The Incredible Shrinking Irish Bishops Conference

Dec 6, 2021 | 1 comment

Now you see them, now you won’t – the Conference of Irish Bishops is set for shrinkage!

With every one of the twenty-six Irish dioceses having had at least one bishop in the past, the Irish Bishops Conference is set for downsizing – with the pending appointment of just one bishop to administer two adjoining dioceses.

On Tuesday November 16th, 2021 two bishops – the retiring Brendan Kelly of Galway and the younger Michael Duignan of Clonfert – released the joint message that “in the near future” Pope Francis intends to appoint just one bishop to administer both dioceses.

This is not an amalgamation of dioceses, however. Both dioceses will remain separate except for the fact of sharing just one bishop.

It is strongly believed that this will set a pattern for the future – with fewer bishops being appointed, each to administer two or even more dioceses.

For some years, especially since 2010, it has been argued by some senior Irish churchmen, that Ireland is ‘over-bishoped’.  It has roughly the same population as the diocese of Los Angeles, USA – but the latter has just six bishops in all, headed by an Archbishop.

Already there is a guessing game as to just how many bishops Ireland will wind up with eventually.

The reason for this ‘downsizing’ is believed to be partly the shrinking pool of ordained Irish clergy and of ‘talent’ overall – but the prospect of a more decisive and cohesive Irish Bishops Conference is also likely to be in play.

The emeritus Archbishop of Dublin, Diarmuid Martin, expressed exasperation with the ICBC in 2019, by asking publicly what had happened to a crucial projected reform of catechesis in Ireland in 2011 that never came ‘on stream’ (Share the Good News). It has also been reported that the ICBC is divided on issues of reform – for example on where and how the training of seminarians should happen, and whether marriage should be a disqualifying factor for ordination.

With a ‘flock’ of well over one million it is easy to see how an archbishop of Dublin might welcome ‘downsizing of the ICBC, and could become exasperated to be outvoted by just two or three of the smallest dioceses, with far less than half that number between them.

Fewer bishops should mean shorter and fewer meetings of the ICBC, quicker decisions and more rapid reform in the wake of the ‘synodal pathway’, but just how few would be too few? That’s anyone’s guess at present.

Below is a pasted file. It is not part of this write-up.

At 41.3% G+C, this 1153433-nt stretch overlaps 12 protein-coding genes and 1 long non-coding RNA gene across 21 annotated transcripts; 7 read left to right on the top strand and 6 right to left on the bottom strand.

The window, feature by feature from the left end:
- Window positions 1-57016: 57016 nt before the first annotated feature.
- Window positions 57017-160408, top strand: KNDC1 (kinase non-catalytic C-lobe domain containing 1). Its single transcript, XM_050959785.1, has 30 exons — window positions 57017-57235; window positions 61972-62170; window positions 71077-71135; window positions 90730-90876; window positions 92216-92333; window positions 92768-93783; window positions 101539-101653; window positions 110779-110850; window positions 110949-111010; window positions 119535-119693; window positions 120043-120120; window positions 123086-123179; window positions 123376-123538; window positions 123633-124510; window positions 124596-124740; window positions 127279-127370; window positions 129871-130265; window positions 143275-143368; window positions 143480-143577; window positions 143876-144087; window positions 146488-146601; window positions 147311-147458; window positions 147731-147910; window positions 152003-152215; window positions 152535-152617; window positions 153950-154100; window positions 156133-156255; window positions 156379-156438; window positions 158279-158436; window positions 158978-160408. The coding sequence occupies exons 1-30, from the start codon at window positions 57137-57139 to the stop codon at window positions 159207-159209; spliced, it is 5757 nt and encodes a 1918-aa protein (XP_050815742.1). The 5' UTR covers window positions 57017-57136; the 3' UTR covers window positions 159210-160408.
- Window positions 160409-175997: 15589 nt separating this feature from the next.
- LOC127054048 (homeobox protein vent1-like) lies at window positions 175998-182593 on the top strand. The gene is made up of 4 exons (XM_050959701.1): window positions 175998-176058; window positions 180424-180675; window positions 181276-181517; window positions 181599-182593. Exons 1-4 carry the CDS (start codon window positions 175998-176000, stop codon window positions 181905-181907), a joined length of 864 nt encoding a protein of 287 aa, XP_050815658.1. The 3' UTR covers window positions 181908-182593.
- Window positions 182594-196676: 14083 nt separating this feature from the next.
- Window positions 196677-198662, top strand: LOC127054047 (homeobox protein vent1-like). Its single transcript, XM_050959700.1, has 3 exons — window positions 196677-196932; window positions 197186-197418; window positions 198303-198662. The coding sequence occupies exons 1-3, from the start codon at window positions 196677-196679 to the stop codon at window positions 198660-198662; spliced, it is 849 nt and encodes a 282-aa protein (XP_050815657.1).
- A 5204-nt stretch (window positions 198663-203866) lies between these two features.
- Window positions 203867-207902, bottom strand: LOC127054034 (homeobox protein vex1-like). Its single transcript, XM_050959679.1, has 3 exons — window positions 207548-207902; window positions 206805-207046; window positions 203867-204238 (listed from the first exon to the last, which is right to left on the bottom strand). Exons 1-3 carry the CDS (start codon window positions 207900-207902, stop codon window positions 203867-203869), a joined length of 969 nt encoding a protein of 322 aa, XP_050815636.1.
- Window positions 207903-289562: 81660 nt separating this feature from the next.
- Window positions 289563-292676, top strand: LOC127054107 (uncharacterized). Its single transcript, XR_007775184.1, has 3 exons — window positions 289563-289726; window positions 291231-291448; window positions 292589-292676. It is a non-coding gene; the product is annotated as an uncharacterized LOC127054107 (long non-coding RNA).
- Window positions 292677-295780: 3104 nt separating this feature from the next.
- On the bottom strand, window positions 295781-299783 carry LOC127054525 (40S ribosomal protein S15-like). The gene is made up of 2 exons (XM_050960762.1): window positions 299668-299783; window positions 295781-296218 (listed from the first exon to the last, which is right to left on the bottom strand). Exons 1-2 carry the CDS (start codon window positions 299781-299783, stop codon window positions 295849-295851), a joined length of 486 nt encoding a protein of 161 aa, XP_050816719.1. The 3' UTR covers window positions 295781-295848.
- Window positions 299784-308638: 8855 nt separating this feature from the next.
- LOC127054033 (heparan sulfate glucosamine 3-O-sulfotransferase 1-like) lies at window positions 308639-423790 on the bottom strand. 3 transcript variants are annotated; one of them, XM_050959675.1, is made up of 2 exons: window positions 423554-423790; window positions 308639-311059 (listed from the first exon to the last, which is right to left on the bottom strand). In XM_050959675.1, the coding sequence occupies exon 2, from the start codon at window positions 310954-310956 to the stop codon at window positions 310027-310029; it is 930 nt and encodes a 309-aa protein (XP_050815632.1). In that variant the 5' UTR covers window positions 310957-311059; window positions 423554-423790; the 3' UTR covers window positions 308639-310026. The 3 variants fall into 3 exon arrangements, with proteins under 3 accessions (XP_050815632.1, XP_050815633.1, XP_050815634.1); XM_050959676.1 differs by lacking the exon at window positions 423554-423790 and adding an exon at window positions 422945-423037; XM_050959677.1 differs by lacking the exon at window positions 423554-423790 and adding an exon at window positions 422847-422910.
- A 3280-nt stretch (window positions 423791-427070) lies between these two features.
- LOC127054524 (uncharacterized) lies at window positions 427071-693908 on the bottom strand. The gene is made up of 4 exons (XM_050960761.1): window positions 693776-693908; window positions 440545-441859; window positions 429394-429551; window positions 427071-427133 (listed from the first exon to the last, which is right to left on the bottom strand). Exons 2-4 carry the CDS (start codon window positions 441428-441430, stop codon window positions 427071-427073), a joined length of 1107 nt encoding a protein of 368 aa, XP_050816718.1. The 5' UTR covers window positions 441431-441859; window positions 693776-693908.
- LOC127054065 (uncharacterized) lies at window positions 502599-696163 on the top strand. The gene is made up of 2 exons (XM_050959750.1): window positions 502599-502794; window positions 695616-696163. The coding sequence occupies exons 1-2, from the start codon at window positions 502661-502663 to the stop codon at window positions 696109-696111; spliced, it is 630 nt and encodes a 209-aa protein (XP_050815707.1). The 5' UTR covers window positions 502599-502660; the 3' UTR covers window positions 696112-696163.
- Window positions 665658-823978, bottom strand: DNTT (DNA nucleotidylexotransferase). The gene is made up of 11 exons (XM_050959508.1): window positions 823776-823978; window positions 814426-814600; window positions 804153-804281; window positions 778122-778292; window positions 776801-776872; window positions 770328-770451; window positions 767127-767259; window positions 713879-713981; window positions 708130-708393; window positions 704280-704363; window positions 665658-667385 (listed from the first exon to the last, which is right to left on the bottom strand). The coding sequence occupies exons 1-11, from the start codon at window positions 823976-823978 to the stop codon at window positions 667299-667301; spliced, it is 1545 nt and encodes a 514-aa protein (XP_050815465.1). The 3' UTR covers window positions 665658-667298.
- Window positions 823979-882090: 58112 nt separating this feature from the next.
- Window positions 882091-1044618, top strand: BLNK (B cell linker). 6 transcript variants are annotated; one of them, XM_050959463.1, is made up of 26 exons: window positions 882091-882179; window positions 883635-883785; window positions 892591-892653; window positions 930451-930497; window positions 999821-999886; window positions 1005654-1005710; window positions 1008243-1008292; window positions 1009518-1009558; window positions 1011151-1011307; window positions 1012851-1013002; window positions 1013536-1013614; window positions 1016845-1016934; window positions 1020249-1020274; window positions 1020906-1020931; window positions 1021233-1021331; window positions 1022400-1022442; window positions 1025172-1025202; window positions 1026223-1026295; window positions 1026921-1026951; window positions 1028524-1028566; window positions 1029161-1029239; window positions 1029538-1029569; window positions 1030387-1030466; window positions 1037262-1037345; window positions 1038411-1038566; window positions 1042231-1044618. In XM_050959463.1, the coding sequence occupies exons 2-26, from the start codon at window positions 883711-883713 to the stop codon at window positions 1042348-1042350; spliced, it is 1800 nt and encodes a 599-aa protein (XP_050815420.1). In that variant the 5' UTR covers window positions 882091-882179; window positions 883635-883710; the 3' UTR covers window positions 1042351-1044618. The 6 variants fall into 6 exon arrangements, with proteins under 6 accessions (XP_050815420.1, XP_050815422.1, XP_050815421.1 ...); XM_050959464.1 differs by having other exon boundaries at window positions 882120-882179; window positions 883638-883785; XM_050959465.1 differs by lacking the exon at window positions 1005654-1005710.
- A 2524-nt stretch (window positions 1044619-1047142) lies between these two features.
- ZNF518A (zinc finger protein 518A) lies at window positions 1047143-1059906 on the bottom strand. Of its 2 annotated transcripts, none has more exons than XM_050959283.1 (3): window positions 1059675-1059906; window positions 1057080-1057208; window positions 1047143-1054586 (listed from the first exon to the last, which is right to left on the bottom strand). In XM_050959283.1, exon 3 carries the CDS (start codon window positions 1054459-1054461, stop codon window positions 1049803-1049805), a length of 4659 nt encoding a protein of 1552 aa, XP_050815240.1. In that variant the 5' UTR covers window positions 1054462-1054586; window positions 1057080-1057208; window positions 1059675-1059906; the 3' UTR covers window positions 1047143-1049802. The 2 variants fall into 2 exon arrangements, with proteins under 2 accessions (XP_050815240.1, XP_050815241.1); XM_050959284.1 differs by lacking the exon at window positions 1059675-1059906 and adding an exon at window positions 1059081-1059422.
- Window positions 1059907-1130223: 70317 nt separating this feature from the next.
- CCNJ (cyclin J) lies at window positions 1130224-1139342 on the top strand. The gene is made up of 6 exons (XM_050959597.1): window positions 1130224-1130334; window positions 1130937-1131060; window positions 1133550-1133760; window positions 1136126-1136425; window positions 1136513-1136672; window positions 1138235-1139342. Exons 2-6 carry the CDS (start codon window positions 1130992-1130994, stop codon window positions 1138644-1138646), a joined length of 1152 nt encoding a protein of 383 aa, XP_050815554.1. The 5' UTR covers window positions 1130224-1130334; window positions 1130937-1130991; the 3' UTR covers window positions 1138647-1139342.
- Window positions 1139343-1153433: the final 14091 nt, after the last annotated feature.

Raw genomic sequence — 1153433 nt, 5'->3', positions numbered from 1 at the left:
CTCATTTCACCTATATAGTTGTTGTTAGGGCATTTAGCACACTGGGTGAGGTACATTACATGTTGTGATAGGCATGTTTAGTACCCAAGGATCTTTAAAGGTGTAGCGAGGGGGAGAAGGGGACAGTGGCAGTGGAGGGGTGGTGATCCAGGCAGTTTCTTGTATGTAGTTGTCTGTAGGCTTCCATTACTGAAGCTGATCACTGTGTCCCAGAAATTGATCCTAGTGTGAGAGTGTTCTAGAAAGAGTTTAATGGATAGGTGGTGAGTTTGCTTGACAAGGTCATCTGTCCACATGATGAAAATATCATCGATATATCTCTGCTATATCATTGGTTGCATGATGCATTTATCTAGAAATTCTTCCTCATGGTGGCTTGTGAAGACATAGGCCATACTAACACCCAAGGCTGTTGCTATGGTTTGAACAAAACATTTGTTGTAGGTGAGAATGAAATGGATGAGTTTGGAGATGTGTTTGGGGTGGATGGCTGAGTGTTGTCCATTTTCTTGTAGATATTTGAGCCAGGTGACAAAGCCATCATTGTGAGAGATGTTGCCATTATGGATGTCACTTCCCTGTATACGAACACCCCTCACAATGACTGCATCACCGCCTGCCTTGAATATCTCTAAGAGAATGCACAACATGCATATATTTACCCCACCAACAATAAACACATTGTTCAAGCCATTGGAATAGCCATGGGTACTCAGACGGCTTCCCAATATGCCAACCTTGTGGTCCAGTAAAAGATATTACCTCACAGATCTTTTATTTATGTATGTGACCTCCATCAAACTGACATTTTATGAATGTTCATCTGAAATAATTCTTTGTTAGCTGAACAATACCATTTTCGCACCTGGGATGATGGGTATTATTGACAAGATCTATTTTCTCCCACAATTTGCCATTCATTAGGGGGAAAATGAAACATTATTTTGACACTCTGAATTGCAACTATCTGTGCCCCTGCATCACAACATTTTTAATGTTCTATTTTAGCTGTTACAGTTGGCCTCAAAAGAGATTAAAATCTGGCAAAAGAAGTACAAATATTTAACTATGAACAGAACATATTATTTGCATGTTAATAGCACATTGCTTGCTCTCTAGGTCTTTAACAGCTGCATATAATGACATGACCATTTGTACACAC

1 Comment

  1. Joseph McMahon

    Very good and clear presentation of the need to downsize. At present there seems to be an alarming lack of awareness and interest among Bishops in the future of the Catholic Church in Ireland and a corresponding zeal in being compliant with every restrictive measure that secular authorities dream up

    Reply

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ACI’s Campaign for Lumen Gentium 37

The Promise of Synodality

What we have experienced of synodality so far - and especially the presentation by Dr Nicola Brady on February 24th 2022 - gives ACI real hope that a longstanding structural injustice in the church may at last be acknowledged and overcome.

As all Irish bishops well know, the 'co-responsibility' they urge lay people to share - as numbers and energies of clergy decline - has been sabotaged time and again by canonical rules that deny representational authority and continuity to parish pastoral councils.  ACI's 2019 call for the immediate honouring of Lumen Gentium Article 37 becomes more urgent by the day and is supported by the following documents - also presented to the ICBC in October 2019.

The Common Priesthood of the People of God and the Renewal of the Church
It was Catholic parents and victims of clerical abuse who taught Catholic Bishops to prioritise the safeguarding of children in the church

Jesus as Model for the Common Priesthood of the People of God
It was for challenging religious hypocrisy and injustice that Jesus was accused and crucified. He is therefore a model for the common priesthood of the laity and for the challenging of injustice - in society and within the church.

A Suggested Strategy for the Recovery of the Irish and Western Catholic Church
Recovery of the church depends upon acknowledgment of the indispensable role of the common priesthood of the lay people of God and the explicit abandonment by bishops and clergy of paternalism and clericalism - the expectation of deference from lay people rather than honesty and integrity.

For the full story of ACI's campaign for the honouring of Article 37 of Lumen Gentium, click here.

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